Having arrived at Rabat there was a bit of a faf with getting money as neither ATM at the airport liked my card (I think it was my card rather than the ATM's at fault) so my first dinar was exchanged from my sterling at one of the money exchanges- I would have to hope my card would work in the morning! Transfer to the city was by the airport bus for 20 dinar (about £1.80)- first impressions of Morocco were as a modern 'civilised' country, then we passed two lorries massively overloaded with the most hay bails I have possibly every seen!

I stayed at the Rihab Hotel which was well located and fine. At first glance very nice actually, but the bathroom turned out to be ropey and the water turned out to be luke warm at best. As it was well dark by the time I arrived dinner was at a chain chicken restaurant around the corner, all very nice but I didn't really want the football on loudly booming across the whole place. I asked for the WiFi code and the waiter smiled and said 'no'... not sure what that was all about!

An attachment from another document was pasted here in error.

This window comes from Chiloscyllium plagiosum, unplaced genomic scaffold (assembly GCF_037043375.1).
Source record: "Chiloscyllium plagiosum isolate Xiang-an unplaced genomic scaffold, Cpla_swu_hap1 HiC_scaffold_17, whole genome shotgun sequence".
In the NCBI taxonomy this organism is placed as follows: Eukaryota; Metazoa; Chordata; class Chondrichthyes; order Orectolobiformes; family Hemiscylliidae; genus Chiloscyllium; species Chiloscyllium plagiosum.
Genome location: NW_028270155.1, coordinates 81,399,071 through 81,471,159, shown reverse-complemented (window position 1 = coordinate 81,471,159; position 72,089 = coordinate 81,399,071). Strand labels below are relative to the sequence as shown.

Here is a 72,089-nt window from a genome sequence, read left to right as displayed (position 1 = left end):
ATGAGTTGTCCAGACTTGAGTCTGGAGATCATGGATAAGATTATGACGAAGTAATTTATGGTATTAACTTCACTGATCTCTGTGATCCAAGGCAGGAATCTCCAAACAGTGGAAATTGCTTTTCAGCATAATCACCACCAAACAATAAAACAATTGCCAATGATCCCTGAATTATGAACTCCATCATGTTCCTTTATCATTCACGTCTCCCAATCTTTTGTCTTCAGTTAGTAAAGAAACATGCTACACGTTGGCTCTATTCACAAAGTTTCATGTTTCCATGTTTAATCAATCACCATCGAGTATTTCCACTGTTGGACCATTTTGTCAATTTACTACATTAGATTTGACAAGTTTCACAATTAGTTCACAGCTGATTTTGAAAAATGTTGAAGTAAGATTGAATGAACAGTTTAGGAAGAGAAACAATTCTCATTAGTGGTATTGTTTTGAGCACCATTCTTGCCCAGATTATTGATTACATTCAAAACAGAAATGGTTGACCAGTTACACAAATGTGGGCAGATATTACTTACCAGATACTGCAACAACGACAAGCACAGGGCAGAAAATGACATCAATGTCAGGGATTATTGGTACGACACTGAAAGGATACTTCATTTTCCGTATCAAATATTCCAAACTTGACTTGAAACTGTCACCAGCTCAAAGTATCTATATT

Friday 6th January-
Rabat Ville with Anseldo Breda Z2M EMU's which work local
trains between Cassablanca and Kenitra (plus some to Fes).
After breakfast I headed to Rabat Ville station, about 10 minutes from the hotel. I purchased a ticket for the short leap to Rabat Agdal partly to score a loco for the 5 minute hop but also to gain access to the station. I used the automatic ticket machines which do have an English option but always seem to be out of change. Expecting hassle with photos I made my way to the end of the platform out of the way for a few snaps, about 50% of the trains here are the new-ish double deck units, the other half being electric loco hauled. It generally seemed that the lower numbers, two digit trains were units with the three digit trains being 'grand lignes' locos and stock. Shadows were difficult in the lowish winter sun so I boarded the first loco to arrive E1412, one of the new Alsthom Prima II's to Agdul. I have to say, for a modern loco I really like the Prima II, especially in ONCF's orange and grey.